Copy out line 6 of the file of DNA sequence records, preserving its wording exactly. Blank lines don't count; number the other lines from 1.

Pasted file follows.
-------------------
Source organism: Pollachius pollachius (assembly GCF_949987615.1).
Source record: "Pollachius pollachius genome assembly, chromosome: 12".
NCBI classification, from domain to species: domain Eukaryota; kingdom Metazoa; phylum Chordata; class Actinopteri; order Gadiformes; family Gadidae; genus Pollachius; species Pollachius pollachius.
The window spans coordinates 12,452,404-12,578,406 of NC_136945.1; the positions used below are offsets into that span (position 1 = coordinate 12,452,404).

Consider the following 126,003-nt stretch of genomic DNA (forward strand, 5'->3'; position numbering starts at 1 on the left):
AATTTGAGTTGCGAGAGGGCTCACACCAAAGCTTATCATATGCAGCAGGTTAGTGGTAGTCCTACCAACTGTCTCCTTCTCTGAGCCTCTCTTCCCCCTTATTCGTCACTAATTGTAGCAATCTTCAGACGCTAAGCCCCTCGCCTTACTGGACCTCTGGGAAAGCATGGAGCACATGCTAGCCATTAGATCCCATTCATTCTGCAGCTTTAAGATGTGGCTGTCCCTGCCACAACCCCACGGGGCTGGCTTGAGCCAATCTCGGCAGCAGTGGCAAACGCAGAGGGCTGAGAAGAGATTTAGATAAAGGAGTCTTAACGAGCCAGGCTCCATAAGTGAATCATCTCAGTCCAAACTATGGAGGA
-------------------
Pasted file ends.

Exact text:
AATTTGAGTTGCGAGAGGGCTCACACCAAAGCTTATCATATGCAGCAGGTTAGTGGTAGTCCTACCAACTGTCTCCTTCTCTGAGCCTCTCTTCCCCCTTATTCGTCACTAATTGTAGCAATCTTCAGACGCTAAGCCCCTCGCCTTACTGGACCTCTGGGAAAGCATGGAGCACATGCTAGCCATTAGATCCCATTCATTCTGCAGCTTTAAGATGTGGCTGTCCCTGCCACAACCCCACGGGGCTGGCTTGAGCCAATCTCGGCAGCAGTGGCAAACGCAGAGGGCTGAGAAGAGATTTAGATAAAGGAGTCTTAACGAGCCAGGCTCCATAAGTGAATCATCTCAGTCCAAACTATGGAGGA